As Wren's book Ardrossan delightfully documents, this family had gusty idiosyncrasies and ambitions. Dad flew airplanes and early helicopters (then called autogiros). He also founded Ardrossan Farms, an industrial on-site dairy that delivered milk around the area for more than 50 years; he began his herd by shipping 30 Ayrshire heifers over from his ancestral Scotland, and the herd at its height numbered 360 and more. Daughter Ives was an avid pilot and equestrian. And we've already met Mary Binney. "It was almost like a wealthy version of You Can't Take It With You," Wren says. "There's always somebody dancing across the living room floor."
"I've lived all but about 20 years of my life on the property," Mackie says. "Every member of my generation lived here, and at one time or another, every one of my children's generation." She takes us through the library and ballroom, pointing out her grandmother's remarkable needlepoint sofa covers and needlepoint vignettes of Ardrossan home life framed on the walls. "Of all the art at Ardrossan, I think those are the best," Wren says.
Much has happened to the land. About 160 acres are now part of the Radnor Township park system. About 300 more are under conservation easements. As for the rest, Edgar Scott III, an heir, has superintended development of select custom housing lots on the property. "He has done a wonderful job," says Mackie, his cousin. "It was a little shock to see houses here at first, but the way it's been done has been so tasteful. And people who live here seem so happy."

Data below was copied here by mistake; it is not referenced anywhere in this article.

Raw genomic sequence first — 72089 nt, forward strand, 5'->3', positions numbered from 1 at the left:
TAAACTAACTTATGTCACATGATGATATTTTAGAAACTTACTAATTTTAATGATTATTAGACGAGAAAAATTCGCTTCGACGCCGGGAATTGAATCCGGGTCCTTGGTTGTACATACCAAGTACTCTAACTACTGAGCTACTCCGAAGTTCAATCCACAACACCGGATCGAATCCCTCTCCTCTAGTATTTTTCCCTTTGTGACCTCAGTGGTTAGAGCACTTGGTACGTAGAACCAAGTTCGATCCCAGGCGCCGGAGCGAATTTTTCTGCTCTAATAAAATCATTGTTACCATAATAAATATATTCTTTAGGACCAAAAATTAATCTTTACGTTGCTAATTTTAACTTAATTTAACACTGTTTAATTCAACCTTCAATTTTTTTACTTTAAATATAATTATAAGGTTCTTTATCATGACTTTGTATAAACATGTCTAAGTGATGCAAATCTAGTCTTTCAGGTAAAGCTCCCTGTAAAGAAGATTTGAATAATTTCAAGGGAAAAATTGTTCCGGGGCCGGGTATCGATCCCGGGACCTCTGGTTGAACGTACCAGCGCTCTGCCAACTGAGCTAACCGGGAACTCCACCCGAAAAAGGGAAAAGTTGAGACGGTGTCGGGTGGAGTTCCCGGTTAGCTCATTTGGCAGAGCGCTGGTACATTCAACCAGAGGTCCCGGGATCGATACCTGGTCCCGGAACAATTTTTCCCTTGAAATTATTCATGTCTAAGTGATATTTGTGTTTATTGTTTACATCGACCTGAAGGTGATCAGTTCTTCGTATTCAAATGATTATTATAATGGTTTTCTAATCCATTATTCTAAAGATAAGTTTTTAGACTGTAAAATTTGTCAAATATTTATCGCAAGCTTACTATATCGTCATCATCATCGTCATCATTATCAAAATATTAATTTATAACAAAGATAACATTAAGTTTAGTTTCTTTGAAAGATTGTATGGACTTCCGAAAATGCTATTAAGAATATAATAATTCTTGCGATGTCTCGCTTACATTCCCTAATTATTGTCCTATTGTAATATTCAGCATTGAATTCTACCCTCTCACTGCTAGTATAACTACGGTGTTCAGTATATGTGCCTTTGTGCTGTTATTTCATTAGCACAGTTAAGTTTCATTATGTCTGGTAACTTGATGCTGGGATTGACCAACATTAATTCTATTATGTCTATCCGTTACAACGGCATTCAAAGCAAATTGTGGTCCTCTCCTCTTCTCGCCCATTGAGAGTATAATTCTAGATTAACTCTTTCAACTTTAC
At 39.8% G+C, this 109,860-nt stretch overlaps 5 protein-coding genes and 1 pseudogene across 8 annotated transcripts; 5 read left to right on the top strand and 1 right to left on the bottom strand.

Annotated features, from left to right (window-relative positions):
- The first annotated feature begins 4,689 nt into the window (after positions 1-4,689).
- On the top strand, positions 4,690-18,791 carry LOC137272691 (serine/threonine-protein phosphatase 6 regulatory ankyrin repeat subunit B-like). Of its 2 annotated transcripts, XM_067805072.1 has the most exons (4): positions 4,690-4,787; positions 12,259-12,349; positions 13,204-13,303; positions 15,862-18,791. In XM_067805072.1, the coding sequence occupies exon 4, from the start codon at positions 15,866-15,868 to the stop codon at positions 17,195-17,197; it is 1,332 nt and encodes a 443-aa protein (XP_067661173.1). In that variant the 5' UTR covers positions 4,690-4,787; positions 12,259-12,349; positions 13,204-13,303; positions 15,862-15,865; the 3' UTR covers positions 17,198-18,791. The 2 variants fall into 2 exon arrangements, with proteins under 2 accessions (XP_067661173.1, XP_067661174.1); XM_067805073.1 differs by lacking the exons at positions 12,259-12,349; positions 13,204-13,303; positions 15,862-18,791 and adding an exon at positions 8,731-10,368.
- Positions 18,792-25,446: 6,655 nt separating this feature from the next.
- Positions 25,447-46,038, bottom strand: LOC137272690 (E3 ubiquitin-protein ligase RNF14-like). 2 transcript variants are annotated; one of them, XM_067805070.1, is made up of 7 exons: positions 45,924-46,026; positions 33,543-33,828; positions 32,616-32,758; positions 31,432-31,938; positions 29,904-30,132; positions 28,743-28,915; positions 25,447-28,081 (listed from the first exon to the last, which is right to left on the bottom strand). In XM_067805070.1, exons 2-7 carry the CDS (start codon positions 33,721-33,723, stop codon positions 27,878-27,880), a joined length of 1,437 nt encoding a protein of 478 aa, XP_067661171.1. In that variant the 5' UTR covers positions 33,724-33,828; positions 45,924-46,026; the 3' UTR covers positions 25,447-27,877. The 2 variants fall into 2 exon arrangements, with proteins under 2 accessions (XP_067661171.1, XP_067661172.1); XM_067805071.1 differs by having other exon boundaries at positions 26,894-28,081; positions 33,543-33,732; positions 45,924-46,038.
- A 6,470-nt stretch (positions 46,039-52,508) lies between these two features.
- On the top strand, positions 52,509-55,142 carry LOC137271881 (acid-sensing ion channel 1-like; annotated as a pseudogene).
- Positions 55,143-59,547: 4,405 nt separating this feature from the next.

But what will happen to the main house? Several meetings and reports, involving Radnor Township, the families, and interested institutions such as the Philadelphia Art Museum and Winterthur, have floated ways to preserve and maintain it. "That's why the book is so important," Mackie says. "It might get people to think about the house and what it really means, help us see how much interest there is in helping it be preserved."
She would be encouraged to hear Wren say, "We've had a huge outpouring of interest in the book. This was not an easy book to produce, big, with full-color illustrations, but we sold out the first printing, and the second printing is on back order. Half are already sold. It may get to a third. There is a lot of interest in Ardrossan."
"It's hard to know what we can do with the house," Mackie says. "Now its best future may be as a place for entertainment, a place to throw really wonderful gatherings."
Mackie recalls a treasured family ritual: grandmother Charlotte's tea every afternoon, "for everybody, family, friends, whoever showed up. I loved them. We all did. And she knew what she was doing: cementing the family, bringing everyone together." That's always what the family – and the house – did best.